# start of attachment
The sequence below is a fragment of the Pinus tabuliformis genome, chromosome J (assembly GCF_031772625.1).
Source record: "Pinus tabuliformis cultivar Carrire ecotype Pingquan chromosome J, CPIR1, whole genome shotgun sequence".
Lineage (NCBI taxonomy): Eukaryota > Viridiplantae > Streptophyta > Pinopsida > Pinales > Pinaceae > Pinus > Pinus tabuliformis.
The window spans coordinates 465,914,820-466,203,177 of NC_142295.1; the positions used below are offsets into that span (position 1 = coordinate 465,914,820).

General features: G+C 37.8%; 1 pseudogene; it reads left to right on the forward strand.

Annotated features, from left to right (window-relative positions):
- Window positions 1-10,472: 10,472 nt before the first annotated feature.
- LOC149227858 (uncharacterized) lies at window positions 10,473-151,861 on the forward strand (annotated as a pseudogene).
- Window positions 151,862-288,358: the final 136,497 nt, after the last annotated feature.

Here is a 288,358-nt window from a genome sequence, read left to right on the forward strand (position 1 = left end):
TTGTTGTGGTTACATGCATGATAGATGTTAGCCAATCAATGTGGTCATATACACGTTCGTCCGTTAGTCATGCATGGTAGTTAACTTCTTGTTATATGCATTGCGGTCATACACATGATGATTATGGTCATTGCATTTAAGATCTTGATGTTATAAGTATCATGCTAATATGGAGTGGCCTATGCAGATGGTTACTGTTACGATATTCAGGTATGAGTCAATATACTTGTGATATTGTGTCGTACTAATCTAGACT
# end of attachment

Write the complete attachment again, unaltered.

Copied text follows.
The sequence below is a fragment of the Pinus tabuliformis genome, chromosome J (assembly GCF_031772625.1).
Source record: "Pinus tabuliformis cultivar Carrire ecotype Pingquan chromosome J, CPIR1, whole genome shotgun sequence".
Lineage (NCBI taxonomy): Eukaryota > Viridiplantae > Streptophyta > Pinopsida > Pinales > Pinaceae > Pinus > Pinus tabuliformis.
The window spans coordinates 465,914,820-466,203,177 of NC_142295.1; the positions used below are offsets into that span (position 1 = coordinate 465,914,820).

General features: G+C 37.8%; 1 pseudogene; it reads left to right on the forward strand.

Annotated features, from left to right (window-relative positions):
- Window positions 1-10,472: 10,472 nt before the first annotated feature.
- LOC149227858 (uncharacterized) lies at window positions 10,473-151,861 on the forward strand (annotated as a pseudogene).
- Window positions 151,862-288,358: the final 136,497 nt, after the last annotated feature.

Here is a 288,358-nt window from a genome sequence, read left to right on the forward strand (position 1 = left end):
TTGTTGTGGTTACATGCATGATAGATGTTAGCCAATCAATGTGGTCATATACACGTTCGTCCGTTAGTCATGCATGGTAGTTAACTTCTTGTTATATGCATTGCGGTCATACACATGATGATTATGGTCATTGCATTTAAGATCTTGATGTTATAAGTATCATGCTAATATGGAGTGGCCTATGCAGATGGTTACTGTTACGATATTCAGGTATGAGTCAATATACTTGTGATATTGTGTCGTACTAATCTAGACT